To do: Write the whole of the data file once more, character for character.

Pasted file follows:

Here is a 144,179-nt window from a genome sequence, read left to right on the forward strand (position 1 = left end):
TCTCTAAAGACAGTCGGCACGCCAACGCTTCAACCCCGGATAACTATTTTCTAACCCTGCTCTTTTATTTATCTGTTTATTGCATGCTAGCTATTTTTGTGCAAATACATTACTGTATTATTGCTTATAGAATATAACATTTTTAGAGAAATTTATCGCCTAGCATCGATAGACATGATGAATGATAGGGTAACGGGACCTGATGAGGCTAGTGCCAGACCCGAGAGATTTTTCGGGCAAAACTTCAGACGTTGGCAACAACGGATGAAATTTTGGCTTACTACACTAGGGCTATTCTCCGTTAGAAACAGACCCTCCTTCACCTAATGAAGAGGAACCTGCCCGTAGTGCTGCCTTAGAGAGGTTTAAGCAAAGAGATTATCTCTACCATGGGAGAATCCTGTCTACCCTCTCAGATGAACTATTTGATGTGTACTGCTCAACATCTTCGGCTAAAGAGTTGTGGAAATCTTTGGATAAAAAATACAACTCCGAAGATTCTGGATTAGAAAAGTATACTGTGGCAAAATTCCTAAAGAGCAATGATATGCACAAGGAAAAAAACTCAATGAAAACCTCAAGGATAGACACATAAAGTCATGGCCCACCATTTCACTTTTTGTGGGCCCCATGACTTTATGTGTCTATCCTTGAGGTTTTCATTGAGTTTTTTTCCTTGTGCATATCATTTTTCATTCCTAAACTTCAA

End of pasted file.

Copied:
Here is a 144,179-nt window from a genome sequence, read left to right on the forward strand (position 1 = left end):
TCTCTAAAGACAGTCGGCACGCCAACGCTTCAACCCCGGATAACTATTTTCTAACCCTGCTCTTTTATTTATCTGTTTATTGCATGCTAGCTATTTTTGTGCAAATACATTACTGTATTATTGCTTATAGAATATAACATTTTTAGAGAAATTTATCGCCTAGCATCGATAGACATGATGAATGATAGGGTAACGGGACCTGATGAGGCTAGTGCCAGACCCGAGAGATTTTTCGGGCAAAACTTCAGACGTTGGCAACAACGGATGAAATTTTGGCTTACTACACTAGGGCTATTCTCCGTTAGAAACAGACCCTCCTTCACCTAATGAAGAGGAACCTGCCCGTAGTGCTGCCTTAGAGAGGTTTAAGCAAAGAGATTATCTCTACCATGGGAGAATCCTGTCTACCCTCTCAGATGAACTATTTGATGTGTACTGCTCAACATCTTCGGCTAAAGAGTTGTGGAAATCTTTGGATAAAAAATACAACTCCGAAGATTCTGGATTAGAAAAGTATACTGTGGCAAAATTCCTAAAGAGCAATGATATGCACAAGGAAAAAAACTCAATGAAAACCTCAAGGATAGACACATAAAGTCATGGCCCACCATTTCACTTTTTGTGGGCCCCATGACTTTATGTGTCTATCCTTGAGGTTTTCATTGAGTTTTTTTCCTTGTGCATATCATTTTTCATTCCTAAACTTCAA